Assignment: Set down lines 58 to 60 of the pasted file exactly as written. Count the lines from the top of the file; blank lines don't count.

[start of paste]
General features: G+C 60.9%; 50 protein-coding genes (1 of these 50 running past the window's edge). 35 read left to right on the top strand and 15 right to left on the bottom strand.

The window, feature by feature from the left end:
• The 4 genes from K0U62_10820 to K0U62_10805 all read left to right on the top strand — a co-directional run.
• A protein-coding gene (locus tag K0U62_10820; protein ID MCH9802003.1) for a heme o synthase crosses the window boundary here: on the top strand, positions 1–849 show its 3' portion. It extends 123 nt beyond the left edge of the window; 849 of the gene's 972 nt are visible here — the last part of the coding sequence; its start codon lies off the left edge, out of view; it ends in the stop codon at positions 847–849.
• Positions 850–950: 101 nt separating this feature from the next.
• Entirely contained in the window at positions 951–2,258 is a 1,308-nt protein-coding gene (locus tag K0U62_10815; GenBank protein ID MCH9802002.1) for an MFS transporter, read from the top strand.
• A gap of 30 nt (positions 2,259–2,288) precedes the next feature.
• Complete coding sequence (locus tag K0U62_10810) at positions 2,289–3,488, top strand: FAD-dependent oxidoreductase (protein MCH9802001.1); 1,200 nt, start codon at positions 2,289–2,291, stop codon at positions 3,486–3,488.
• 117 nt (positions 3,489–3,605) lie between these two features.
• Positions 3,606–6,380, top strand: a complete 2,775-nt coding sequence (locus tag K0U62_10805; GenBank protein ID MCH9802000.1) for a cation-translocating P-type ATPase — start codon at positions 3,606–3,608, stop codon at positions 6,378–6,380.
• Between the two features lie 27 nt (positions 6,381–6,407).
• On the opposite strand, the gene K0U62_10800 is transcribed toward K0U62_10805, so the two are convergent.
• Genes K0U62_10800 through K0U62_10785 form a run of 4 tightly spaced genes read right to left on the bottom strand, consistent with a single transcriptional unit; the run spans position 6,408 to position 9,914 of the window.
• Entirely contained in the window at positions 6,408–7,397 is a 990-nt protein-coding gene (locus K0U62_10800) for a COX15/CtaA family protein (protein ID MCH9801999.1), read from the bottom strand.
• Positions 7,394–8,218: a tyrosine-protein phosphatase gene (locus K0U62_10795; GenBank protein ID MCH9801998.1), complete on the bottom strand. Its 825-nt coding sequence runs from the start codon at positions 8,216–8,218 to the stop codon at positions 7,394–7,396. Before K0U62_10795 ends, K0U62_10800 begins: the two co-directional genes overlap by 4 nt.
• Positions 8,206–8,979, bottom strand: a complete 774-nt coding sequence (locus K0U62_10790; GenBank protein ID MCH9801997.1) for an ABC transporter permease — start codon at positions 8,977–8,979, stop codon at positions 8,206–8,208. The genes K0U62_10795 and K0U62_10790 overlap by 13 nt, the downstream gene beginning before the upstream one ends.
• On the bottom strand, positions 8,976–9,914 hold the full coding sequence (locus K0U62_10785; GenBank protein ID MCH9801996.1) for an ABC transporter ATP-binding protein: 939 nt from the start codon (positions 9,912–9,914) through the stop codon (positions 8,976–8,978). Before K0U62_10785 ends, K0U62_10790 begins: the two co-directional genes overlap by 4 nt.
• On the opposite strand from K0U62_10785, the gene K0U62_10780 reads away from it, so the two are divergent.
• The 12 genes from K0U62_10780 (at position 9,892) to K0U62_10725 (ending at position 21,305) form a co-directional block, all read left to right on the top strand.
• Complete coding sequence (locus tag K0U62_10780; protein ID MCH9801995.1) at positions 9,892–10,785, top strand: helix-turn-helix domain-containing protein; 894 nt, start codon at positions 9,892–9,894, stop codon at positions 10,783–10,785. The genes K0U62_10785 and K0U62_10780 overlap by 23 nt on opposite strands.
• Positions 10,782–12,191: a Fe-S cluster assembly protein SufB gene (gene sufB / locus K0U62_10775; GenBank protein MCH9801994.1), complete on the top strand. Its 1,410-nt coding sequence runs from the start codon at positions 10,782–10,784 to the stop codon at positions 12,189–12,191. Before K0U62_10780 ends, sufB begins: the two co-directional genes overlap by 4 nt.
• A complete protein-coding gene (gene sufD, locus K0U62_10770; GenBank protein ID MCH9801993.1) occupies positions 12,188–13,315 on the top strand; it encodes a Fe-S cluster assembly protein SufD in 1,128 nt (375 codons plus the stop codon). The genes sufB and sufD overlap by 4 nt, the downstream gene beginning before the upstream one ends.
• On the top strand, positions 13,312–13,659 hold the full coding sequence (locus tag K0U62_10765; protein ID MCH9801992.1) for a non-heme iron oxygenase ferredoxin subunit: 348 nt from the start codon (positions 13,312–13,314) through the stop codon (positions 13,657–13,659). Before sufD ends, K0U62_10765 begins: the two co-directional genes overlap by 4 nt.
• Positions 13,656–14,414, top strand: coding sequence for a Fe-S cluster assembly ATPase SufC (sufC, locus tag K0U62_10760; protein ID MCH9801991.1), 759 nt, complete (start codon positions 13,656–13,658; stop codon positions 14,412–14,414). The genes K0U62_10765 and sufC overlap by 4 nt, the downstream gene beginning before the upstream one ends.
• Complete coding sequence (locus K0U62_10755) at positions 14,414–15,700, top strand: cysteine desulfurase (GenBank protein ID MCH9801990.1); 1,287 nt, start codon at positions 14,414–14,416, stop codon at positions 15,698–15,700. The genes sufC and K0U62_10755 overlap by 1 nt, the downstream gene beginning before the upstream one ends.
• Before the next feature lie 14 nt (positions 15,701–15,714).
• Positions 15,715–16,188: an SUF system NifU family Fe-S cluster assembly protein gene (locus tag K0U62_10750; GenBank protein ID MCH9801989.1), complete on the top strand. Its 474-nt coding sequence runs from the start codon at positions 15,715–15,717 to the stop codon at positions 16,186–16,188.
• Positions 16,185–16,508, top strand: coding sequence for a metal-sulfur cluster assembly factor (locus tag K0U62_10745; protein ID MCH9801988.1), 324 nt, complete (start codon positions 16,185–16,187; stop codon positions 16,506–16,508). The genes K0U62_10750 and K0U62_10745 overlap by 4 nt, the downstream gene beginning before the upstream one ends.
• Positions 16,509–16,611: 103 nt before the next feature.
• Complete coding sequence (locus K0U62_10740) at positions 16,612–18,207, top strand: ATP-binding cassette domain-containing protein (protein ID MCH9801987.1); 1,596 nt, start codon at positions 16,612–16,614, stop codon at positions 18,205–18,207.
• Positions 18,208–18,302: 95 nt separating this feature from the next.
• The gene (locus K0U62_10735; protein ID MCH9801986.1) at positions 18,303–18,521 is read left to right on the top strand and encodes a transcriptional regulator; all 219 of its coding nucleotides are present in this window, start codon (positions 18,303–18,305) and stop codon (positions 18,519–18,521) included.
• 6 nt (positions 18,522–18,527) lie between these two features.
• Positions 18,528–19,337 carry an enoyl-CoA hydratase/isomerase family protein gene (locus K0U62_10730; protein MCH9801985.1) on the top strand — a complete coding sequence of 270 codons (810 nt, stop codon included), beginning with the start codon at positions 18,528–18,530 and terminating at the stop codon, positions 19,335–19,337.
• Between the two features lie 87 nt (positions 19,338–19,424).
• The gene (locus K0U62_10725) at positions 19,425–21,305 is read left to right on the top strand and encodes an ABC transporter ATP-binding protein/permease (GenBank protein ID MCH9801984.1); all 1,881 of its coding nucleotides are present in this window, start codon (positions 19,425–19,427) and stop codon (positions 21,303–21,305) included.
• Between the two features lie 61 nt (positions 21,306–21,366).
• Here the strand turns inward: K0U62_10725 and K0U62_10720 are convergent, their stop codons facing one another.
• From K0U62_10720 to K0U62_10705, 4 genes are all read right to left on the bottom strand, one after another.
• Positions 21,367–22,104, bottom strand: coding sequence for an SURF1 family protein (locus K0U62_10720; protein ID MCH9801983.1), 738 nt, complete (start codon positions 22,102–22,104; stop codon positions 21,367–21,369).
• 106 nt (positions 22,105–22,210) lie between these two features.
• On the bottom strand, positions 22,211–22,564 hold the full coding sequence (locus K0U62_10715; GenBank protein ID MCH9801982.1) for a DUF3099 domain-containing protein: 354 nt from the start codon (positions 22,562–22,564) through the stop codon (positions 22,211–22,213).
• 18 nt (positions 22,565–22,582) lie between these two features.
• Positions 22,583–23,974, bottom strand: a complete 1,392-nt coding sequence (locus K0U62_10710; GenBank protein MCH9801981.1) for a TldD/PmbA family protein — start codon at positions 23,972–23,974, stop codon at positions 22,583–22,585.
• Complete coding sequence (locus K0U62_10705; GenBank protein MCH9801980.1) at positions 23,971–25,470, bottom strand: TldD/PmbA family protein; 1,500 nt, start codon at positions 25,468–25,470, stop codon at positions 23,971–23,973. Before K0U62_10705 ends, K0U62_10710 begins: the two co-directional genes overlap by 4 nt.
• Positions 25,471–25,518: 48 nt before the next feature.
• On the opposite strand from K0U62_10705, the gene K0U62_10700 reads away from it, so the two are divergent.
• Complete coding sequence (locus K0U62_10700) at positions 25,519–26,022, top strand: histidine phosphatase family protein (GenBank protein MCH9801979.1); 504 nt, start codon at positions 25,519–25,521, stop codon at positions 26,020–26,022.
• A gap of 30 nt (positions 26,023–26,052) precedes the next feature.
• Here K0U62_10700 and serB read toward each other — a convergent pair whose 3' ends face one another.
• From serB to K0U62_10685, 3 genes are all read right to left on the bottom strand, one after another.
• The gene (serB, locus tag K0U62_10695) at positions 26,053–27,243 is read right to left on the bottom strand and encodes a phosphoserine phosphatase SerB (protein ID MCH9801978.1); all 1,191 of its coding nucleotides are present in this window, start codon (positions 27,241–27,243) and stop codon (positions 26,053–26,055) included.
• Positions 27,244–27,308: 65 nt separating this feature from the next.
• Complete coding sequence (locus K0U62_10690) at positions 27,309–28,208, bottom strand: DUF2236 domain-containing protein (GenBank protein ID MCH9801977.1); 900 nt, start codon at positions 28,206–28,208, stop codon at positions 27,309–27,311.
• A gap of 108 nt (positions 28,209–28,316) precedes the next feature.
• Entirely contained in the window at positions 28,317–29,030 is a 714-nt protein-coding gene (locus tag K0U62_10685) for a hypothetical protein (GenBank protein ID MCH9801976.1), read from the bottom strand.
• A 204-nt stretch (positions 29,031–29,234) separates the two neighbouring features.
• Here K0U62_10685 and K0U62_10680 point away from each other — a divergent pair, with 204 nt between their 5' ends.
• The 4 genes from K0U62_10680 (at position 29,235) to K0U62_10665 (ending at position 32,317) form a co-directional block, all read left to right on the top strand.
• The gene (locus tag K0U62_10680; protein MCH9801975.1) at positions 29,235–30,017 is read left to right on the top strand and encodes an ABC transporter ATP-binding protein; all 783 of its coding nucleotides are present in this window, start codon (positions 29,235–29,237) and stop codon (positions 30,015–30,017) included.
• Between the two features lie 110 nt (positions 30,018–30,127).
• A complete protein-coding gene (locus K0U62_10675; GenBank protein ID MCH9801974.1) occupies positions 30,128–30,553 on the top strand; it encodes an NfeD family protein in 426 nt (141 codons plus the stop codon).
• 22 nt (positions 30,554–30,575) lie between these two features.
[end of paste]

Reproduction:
• Here K0U62_10685 and K0U62_10680 point away from each other — a divergent pair, with 204 nt between their 5' ends.
• The 4 genes from K0U62_10680 (at position 29,235) to K0U62_10665 (ending at position 32,317) form a co-directional block, all read left to right on the top strand.
• The gene (locus tag K0U62_10680; protein MCH9801975.1) at positions 29,235–30,017 is read left to right on the top strand and encodes an ABC transporter ATP-binding protein; all 783 of its coding nucleotides are present in this window, start codon (positions 29,235–29,237) and stop codon (positions 30,015–30,017) included.